Do not settle for ‘that will do’ when hiring. Ever. Always strive for the right person with the right attitude and the right skill set. They are out there.
It took me six months to hire my video editor and I’m glad I started looking when I did.
Step 5 – Start ramping up sales
I know it can feel like a Catch 22. You want to hire because you’re too busy to manage the work yourself, but you can’t afford to because you’re a small business. And yet you want to bring in more work but you can’t because your diary is full! Well, don’t worry! All entrepreneurs face this same conundrum. If someone else has figured it out, so can you!
This is where business planning is important. You need to know how much work you can deliver with what team in place. If you stay as a one man band, your earnings will likely be limited. As you hire, earning don’t necessary double right away but you should make sure they increase once the initial training period is complete.
When you plan out your business model, you want to map out exactly how your business will grow. For example, I knew that hiring a video editor would mean I could ramp up marketing, bolster my brand AND move onto more sales activities because I freed up a lot more time in my business. As I started the hiring the process, I slowed down my own video editing efforts and launched a whole new product. When my video editor started, sales were already coming in from the new product and he could take up the mantle with the video editing. People rarely noticed a difference. If anything, we became a lot more consistent with our video marketing.
Step 6 – The interview process
When it comes to interviewing people, preparation is important. And so is everyone’s time.
I recommend a three stage process: telephone interviews, face to face interviews and reference checks.
Before going to the trouble of meeting 5-10 people face to face, arrange a 15 minute telephone interview with them over the phone. It’s amazing how much you can learn in a telephone interview. Honestly, some candidates don’t turn up, some can’t tell you anything about your company when you asked and some are absolute frickin’ rockstars.
Write out a list of questions and be sure to ask each candidate the same question. Make a note of their answers. And wait until you’ve interviewed all of them before deciding on who to take forward.
A few tips:
Don’t spread this out over 3 months. People who are looking for jobs won’t stick around! If you leave it too long before these stages, you might find your top candidate is unavailable when you get in touch.
Be a good person! If you decide not to take a candidate forward, email them to let them know. You don’t need to go into detail. But let them know. You never know how you might cross paths in the future and even though they’re not a customer, they’re still having an experience of your brand. So be a good person and act in line with your brand values.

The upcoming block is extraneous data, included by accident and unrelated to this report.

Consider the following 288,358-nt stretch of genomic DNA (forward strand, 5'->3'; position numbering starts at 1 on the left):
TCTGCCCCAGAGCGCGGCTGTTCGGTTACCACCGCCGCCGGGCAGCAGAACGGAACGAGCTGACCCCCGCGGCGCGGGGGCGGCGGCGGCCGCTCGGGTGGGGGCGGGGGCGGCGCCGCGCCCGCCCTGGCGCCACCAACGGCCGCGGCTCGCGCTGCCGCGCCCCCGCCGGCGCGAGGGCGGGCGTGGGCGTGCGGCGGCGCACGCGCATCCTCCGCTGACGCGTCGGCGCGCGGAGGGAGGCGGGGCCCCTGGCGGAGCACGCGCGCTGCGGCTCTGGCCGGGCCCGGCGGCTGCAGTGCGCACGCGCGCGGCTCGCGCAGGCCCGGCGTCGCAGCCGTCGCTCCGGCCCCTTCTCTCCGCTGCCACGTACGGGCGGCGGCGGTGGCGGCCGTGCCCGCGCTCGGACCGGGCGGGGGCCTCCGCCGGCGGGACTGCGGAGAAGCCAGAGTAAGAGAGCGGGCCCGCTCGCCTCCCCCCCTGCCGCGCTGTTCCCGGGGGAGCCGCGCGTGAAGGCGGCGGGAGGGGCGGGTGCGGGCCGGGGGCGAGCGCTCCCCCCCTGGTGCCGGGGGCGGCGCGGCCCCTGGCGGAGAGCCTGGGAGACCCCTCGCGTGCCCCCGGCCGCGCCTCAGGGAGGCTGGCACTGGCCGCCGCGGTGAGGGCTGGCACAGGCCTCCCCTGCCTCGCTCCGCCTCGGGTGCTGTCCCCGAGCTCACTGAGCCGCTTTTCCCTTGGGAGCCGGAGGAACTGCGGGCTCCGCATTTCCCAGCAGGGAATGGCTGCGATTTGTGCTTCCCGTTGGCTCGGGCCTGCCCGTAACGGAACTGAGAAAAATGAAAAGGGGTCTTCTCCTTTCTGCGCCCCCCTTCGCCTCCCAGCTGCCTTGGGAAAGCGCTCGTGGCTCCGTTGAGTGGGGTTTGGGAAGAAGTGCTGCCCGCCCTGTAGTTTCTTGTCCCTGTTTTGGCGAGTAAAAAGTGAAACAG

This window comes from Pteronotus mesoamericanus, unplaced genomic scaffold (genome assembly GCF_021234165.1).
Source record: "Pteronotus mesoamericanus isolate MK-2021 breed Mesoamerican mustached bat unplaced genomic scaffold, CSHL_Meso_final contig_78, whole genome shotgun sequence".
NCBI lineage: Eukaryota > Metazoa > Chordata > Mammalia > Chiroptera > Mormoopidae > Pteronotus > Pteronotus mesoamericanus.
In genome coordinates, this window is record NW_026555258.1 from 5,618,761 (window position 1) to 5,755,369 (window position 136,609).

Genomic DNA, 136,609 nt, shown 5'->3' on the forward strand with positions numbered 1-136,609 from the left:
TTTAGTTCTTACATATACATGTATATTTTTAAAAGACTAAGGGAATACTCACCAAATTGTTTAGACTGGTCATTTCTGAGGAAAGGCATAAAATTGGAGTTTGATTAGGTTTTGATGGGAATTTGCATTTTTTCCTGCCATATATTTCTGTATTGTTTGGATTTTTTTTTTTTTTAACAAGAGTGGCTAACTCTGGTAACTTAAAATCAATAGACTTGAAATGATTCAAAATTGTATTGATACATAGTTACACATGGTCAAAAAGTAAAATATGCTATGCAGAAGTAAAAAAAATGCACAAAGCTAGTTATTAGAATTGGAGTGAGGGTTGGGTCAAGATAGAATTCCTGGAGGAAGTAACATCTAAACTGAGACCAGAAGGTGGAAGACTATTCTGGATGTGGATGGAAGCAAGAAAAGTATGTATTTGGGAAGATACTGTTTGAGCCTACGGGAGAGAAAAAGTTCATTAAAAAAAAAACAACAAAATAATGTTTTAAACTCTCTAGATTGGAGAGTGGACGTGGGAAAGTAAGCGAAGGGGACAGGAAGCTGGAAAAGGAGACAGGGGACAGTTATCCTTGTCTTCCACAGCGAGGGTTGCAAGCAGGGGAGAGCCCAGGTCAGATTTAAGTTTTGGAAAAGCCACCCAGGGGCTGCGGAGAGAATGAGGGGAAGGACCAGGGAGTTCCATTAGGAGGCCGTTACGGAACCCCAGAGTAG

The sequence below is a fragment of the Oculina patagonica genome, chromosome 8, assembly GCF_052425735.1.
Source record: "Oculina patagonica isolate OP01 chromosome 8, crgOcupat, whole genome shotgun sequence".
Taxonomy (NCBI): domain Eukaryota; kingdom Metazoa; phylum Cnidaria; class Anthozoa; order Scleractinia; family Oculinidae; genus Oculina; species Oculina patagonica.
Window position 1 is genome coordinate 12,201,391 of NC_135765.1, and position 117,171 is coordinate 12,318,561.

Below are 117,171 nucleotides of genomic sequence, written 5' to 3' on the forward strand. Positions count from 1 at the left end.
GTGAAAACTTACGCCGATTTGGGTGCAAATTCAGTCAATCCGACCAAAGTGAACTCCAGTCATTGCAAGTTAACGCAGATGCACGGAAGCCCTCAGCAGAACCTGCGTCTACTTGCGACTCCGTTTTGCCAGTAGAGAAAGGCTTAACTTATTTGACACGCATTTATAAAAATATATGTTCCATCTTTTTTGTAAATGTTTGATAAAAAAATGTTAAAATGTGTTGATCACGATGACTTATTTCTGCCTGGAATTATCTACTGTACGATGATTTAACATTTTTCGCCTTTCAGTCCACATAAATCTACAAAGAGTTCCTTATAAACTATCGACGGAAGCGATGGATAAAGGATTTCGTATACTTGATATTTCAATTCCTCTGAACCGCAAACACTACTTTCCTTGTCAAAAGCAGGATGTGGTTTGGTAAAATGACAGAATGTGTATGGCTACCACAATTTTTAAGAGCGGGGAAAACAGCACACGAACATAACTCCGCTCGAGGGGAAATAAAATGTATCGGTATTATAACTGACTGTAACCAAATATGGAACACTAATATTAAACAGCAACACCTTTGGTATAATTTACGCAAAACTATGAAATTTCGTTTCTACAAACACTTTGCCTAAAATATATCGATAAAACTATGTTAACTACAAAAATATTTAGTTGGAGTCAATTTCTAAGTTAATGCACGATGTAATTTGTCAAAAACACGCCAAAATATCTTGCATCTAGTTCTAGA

For face to face interviews, why not schedule them all into one or two days so you can see everyone in a short time frame and make a quick decision.
I normally bring three or four people back for face to face interviews. I invite them to my offices. I ask them a series of competency based questions (E.g. Can you tell me about a time you led a challenging project?) and I score the candidate 1-5 for each question.
I also give each candidate an assessment relevant to the job. For example, for our marketing executive vacancy, I asked each candidate to watch a vlog and do the write up. What better way to assess their ability to do the job?
A little note on this. There are laws to be aware of. For example, you can’t ask people where they live or how old they are (this is totally irrelevant anyway). And you must protect their data in line with the new data protection laws. Don’t be leaving their telephone number out on the table for people to see!
Step 7 – Welcoming in your new team member
When you’ve made your decision, call your candidate and offer them the job. This is my favourite bit! Then follow up with an email and an official offer letter. In the offer letter you want to make the role title, salary, key duties, place of work and working hours very clear. When they accept, you can prepare the employment contract. There are templates available online but I’d recommend getting one from an employment lawyer or HR specialist.
Then, get to work outlining their role profile and objectives. When they start, you want to be able to sit them down and be very clear on their role and what’s expected of them.
And here’s a very important part a lot of people miss. Don’t leave them to guess. It’s your business and you’ve been running it for a while. Not only do you have a certain way of doing things but you have a lot of experience. You know what works best and what your clients have come to expect. You also know your vision and how you’re going to hit it.
I recommend typing up key tasks as process notes. And I love making checklists to keep people on track in the first few weeks. It might sound over the top but there are lots of benefits:
- The new starter has absolute clarity on the standards in your business. They don’t have to guess.
- Training people up is a lot quicker! You only have to show them once or twice and then ask them to give it a try using the process notes.
- If that person leaves or gets promoted, it’s much easier and faster to bring in the new person.
And remember, it’s amazing that you’re in business and paying your own way in the world. The fact you’re hiring is even more amazing. It’s challenging, I know. But you’re doing it. You’re figuring it out. And you’re creating jobs in the economy. That’s pretty special.
Lisa Bean is the founder of Expansion Business School. Teaching purpose driven entrepreneurs how to build scalable six figure businesses. If you’d like to find out more, hop on the brand new masterclass she just created: 7 Stages to Six Figures.